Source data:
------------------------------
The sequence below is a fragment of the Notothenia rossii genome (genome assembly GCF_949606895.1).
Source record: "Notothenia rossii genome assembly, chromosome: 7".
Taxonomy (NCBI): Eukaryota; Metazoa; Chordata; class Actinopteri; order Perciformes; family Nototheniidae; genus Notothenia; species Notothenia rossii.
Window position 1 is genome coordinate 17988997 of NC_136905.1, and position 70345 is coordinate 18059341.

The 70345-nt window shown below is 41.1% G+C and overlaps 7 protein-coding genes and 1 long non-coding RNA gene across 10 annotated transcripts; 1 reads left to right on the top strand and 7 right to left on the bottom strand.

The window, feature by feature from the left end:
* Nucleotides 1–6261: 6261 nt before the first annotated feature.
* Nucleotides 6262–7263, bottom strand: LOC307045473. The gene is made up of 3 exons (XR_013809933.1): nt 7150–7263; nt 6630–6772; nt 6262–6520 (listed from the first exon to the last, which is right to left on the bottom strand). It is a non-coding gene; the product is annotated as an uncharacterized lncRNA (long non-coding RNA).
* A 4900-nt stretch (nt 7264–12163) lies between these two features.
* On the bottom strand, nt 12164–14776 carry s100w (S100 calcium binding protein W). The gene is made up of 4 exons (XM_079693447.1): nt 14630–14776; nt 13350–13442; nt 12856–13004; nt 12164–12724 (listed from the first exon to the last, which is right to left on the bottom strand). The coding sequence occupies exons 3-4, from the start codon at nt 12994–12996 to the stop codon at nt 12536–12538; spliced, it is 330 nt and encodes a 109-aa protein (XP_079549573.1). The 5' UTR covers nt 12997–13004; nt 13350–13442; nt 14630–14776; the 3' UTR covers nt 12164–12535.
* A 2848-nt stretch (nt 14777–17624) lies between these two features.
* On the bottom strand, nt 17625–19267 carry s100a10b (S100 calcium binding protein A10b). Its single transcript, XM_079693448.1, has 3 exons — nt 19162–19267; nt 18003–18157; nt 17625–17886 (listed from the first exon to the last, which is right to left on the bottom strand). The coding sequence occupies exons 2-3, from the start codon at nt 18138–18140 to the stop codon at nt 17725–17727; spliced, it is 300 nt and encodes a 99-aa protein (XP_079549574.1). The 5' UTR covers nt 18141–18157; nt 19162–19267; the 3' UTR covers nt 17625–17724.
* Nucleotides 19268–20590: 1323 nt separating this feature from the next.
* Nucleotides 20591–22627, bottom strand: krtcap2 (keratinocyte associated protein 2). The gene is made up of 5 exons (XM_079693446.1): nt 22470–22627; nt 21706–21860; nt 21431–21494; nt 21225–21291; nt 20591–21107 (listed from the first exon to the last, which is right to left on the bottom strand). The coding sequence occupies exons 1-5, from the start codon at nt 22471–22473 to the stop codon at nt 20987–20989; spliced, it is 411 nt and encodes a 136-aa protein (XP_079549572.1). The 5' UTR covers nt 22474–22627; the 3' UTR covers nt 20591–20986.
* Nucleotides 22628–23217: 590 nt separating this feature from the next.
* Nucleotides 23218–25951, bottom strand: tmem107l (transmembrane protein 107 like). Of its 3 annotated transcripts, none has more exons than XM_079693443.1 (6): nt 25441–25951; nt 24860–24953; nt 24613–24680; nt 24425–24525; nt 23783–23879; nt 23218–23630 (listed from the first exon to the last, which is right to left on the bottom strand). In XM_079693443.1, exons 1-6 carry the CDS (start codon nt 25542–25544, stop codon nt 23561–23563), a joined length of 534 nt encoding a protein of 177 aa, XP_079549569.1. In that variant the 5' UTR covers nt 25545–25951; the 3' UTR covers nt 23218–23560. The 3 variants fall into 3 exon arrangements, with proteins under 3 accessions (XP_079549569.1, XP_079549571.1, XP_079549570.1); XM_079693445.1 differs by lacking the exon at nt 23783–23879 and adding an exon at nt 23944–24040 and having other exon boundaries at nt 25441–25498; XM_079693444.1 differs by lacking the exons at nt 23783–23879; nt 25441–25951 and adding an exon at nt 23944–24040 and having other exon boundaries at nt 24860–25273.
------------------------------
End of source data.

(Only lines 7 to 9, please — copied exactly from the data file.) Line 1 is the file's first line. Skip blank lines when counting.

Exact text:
* Nucleotides 1–6261: 6261 nt before the first annotated feature.
* Nucleotides 6262–7263, bottom strand: LOC307045473. The gene is made up of 3 exons (XR_013809933.1): nt 7150–7263; nt 6630–6772; nt 6262–6520 (listed from the first exon to the last, which is right to left on the bottom strand). It is a non-coding gene; the product is annotated as an uncharacterized lncRNA (long non-coding RNA).
* A 4900-nt stretch (nt 7264–12163) lies between these two features.